And then an inspiring and committed young man from the town, with his whole life in front of him, unfurling in colors so richly beautiful they don’t yet have names -- a future Olympian, a future congressman, a future father walking his dog in the dusk -- was hit by a car. He flew over the hood and landed in a field of roses.

The sun had just set. His girlfriend stood stunned next to the space where he had just been. One by one, the stars came out.

And you think: why? And you think: oh world, I know there is no rhyme or reason, and the love that holds you in your place in the galaxy asks only that we be there for every experience that manifests. But you think: the pain.

Where does it end? Can it end? What does it feel like when its over?

The two dogs round another corner and start heading home.
Are we friends? asks Oscar.
Sure, says Otis.
Oh, I've never had a friend! Is it nice?
It is, says Otis.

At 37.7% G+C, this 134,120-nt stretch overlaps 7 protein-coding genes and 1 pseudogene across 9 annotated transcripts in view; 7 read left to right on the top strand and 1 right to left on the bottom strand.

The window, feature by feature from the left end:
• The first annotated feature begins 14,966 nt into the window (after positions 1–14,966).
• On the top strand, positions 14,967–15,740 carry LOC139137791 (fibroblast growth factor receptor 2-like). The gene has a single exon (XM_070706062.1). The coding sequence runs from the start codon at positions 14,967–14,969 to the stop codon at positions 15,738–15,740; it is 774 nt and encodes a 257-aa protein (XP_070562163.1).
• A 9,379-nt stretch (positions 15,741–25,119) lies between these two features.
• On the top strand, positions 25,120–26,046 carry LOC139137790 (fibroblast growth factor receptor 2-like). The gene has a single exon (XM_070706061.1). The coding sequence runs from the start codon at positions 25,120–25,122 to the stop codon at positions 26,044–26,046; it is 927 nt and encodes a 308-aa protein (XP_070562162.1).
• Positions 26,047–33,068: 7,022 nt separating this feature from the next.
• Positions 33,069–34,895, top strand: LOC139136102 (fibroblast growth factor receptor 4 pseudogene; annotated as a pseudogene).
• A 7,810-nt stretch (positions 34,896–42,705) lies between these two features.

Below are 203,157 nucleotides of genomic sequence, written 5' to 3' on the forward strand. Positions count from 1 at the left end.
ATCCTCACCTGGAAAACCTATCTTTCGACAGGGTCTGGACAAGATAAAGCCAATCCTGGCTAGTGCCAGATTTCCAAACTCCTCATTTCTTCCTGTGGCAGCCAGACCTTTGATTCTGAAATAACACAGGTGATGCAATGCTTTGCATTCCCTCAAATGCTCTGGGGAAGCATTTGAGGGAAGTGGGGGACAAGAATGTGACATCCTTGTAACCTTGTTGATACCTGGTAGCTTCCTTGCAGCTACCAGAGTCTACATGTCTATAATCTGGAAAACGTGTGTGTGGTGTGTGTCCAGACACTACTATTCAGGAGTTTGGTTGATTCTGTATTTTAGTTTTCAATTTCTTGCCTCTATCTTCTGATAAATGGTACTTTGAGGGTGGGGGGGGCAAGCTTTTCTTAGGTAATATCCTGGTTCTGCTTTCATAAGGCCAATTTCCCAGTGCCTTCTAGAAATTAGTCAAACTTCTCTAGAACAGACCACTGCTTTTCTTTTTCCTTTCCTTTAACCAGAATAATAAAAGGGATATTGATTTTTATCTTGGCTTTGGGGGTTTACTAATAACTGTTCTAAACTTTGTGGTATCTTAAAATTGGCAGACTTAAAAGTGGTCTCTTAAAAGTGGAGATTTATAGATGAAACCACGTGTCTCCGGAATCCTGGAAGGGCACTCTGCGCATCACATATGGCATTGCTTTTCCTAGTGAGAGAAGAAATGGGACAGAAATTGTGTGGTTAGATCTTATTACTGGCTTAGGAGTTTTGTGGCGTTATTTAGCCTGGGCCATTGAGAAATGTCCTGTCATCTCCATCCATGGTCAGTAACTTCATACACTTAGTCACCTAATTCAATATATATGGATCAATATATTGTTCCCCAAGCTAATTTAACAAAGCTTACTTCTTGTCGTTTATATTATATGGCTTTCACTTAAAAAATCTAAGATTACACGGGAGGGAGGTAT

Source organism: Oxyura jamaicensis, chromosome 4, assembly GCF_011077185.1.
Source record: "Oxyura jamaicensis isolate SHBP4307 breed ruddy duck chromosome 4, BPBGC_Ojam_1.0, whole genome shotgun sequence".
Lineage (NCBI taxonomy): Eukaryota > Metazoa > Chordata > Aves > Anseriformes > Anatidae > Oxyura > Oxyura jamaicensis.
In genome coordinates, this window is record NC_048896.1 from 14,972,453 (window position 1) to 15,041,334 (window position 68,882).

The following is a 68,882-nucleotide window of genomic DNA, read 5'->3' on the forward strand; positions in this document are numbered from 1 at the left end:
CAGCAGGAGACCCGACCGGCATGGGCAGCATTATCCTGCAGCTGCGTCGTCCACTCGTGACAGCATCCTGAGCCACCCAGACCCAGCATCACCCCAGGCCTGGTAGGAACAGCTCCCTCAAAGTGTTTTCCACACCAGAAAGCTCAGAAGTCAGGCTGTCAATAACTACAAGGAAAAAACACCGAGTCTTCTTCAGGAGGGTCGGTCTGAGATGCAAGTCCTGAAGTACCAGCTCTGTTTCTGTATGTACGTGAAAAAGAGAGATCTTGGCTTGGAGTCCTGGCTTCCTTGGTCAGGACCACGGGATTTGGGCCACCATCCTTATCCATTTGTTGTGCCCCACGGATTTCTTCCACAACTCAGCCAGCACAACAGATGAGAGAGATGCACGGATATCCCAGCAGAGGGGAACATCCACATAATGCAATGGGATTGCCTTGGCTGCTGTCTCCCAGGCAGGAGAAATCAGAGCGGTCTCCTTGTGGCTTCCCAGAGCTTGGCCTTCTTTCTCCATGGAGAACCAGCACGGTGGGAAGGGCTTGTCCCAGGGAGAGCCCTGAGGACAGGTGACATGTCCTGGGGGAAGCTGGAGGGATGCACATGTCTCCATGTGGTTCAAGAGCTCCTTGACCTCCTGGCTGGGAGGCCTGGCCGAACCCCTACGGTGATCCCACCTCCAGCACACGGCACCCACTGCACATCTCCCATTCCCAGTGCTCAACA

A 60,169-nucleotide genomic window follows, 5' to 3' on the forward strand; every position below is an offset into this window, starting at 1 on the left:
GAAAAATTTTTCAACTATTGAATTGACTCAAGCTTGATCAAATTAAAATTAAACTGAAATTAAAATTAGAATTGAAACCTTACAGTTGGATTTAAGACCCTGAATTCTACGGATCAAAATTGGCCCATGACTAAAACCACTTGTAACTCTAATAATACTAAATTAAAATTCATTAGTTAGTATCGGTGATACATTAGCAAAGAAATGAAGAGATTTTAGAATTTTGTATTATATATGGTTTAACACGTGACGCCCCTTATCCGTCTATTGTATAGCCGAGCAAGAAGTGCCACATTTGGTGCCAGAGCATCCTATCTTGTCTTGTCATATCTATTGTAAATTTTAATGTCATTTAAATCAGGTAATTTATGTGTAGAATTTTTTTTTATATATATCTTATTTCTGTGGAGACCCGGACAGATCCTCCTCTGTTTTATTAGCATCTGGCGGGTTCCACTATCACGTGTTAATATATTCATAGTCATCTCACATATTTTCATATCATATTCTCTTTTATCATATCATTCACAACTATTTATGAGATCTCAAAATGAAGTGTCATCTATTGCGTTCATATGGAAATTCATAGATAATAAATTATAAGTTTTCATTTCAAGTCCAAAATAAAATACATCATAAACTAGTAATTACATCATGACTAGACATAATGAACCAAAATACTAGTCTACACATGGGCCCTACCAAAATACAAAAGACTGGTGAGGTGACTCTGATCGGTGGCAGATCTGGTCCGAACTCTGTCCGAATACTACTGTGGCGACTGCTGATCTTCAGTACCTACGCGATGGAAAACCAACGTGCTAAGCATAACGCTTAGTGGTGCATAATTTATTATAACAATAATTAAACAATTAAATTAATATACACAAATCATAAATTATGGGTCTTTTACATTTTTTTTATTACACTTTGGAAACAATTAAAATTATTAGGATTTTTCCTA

Oh yeah, says Oscar. I think you're right. I think it is.
Stick close to me, brother, says Otis, I’m going to show you how to piss a gate.

Sunday, February 01, 2009

Sweet Article

There's a long, heartfelt feature on my good friend Rebecca Alexander in this week's New York Magazine. Enjoy -- she's the shiznit. And in the pic on page four, I am about to turn her into a frog.

Update: She's as beautiful as she is awesome.

Saturday, December 06, 2008

On the Occasion of the Southwest Wind

The day is whole, complete
The day is not lacking in any way, shape or form
Seven birds trail across a gray cloud

The day is grace animated
The day is love given breath
This moment, you are held,
What more can you ever possibly need?

Tuesday, December 02, 2008

What would it take, my brother?